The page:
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oint had to pass west by way of Bedford, no information could be sent to General Couch, who was then at Chambersburg. The head of this column reached Chambersburg at three o'clock A. M., on Saturday, the thirtieth ult. The rebel brigades of Vaughn and Jackson, numbering about three thousand men, crossed the Potomac about the same time, at or near Williamsport. Part of the command advanced on Hagerstown; the main body moved on the road leading from Williamsport to Greencastle; another ren of infantry and artillery crossed the Potomac simultaneously at Sheppardstown, and moved towards Leitersburg. General Averill, who commanded a force reduced to about twenty-six hundred men, was at Hagerstown, and being threatened in front by Vaughn and Jackson, and on his right by McCausland and Johnson, who also threatened his rear, and on the left by the column which crossed at Sheppardstown, he therefore fell back upon Greencastle. General Averill, it is understood, was under the orde
der the directions of General Thomas, General Stoneman concentrated the commands of Generals Burbridge and Gillem near Bean's station, to operate against Breckinridge, and destroy or drive him into Virginia — destroy the salt works at Saltville, and the railroad into Virginia as far as he could go without endangering his command. On the twelfth of December he commenced his movement, capturing and dispersing the enemy's force wherever he met them. On the sixteenth he struck the enemy, under Vaughn, at Marion, completely routing and pursuing him to Wytheville, capturing all his artillery trains, and one hundred and ninety-eight prisoners, and destroyed Wytheville, with its stores and supplies, and the extensive lead-works near there. Returning to Marion, he met a force under Breckinridge, consisting, among other troops, of the garrison of Saltville, that had started in pursuit. He at once made arrangements to attack it the next morning; but morning found Breckinridge gone. He then m
quired. During these operations in Middle Tennessee, the enemy, under Breckinridge, Duke, and Vaughn, was operating in the eastern portion of the State against Generals Ammen and Gillem. On the thortion of the State were also very actively engaged in operating against Breckinridge, Duke, and Vaughn. Having quietly concentrated the commands of Generals Burbridge and Gillem at Bean's station, ond. General Stoneman then sent General Burbridge to Bristol, where he came upon the enemy under Vaughn, and skirmished with him until the remainder of the troops-Gillem's column-came up, when Burbridrom Lynchburg to the salt-works. Gillem also reached Abingdon on the fifteenth, the enemy under Vaughn following on a road running parallel to the one used by our forces. Having decided merely to make a demonstration against the salt-works, and to push on with the main force after Vaughn, General Gillem struck the enemy at Marion early on the sixteenth, and after completely routing him, pursued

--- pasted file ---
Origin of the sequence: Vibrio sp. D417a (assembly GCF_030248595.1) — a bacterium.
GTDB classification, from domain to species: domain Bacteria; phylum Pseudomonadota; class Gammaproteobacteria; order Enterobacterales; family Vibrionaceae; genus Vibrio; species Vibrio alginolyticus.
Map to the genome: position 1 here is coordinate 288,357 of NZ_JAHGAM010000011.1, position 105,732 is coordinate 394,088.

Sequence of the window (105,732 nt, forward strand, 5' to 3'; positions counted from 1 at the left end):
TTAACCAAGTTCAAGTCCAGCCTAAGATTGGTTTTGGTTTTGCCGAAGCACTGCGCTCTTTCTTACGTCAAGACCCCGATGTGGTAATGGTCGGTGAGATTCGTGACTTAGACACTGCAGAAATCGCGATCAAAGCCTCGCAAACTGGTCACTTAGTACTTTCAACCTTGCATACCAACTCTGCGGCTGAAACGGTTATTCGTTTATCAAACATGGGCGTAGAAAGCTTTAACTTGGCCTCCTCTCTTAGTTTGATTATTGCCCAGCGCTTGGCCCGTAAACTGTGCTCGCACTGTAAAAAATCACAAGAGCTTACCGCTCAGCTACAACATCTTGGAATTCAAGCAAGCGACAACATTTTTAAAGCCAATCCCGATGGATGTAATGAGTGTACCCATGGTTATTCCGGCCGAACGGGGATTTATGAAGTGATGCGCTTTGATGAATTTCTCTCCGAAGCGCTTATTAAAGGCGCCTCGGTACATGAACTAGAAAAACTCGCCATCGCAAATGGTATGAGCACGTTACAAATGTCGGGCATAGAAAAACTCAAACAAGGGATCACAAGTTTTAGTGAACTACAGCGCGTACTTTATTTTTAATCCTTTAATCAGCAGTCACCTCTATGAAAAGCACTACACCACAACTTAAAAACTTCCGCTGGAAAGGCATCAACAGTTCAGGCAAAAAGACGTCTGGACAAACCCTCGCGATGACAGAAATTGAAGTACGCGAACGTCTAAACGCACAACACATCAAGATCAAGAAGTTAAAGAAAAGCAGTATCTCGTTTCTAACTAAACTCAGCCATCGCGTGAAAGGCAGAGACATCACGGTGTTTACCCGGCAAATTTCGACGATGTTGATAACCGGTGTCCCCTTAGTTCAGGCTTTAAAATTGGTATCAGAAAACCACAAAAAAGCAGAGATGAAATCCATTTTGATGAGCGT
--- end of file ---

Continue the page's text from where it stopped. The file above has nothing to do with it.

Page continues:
railroad near Amherst Court-house, destroyed it to some extent, making considerable captures of men, horses, and material. He was confused and detained by the difficult and intricate character of the country. Upon examining these prisoners I was informed that Grant had received a severe repulse; that Sheridan, who was moving to cooperate with us at the head of the cavalry of the Army of the Potomac, had been repulsed at Louisa Court-house and turned back; that Breckinridge had reinforced Vaughn at Rockfish Gap with four or five thousand men, and that Ewell's whole corps was advancing by the way of Charlottesville. On the other hand we had news, from sources equally entitled to credit, that Lynchburg was undefended, and that its inhabitants were fleeing in panic from Sheridan's advance. Cut off from all reliable sources of information, the country filled with exaggerated and contradictory rumors, it was determined to solve the problem by a bold and decisive advance on Lychburg.
Rebellion Record: a Diary of American Events: Documents and Narratives, Volume 11. (ed. Frank Moore), Doc. 93. the burning of Chambersburg. (search)
ant young officer in the regular service, with about twenty men. His entire command numbered forty-five, and he had to detach for scouting and picket duty more than half his force. So suddenly did they dash into Mercersburg that they cut the telegraph wire before their movement could be telegraphed, and it was not until ten o'clock that night that Lieutenant McLean got a courier through to General Couch with the information. In the meantime, two other columns crossed the same morning, Generals Vaughn and Jackson, with over three thousand mounted men, at Williamsport, and moved toward Hagerstown. General Averell fell back to Greencastle during the day, and a small column of the enemy advanced five miles this side of Hagerstown, where they encamped that night. Another column crossed at Shepherdstown the same morning and appeared near Leitersburg, on General Averell's left, in the course of the evening, but advanced no further. General Averell was thus threatened in front and on bot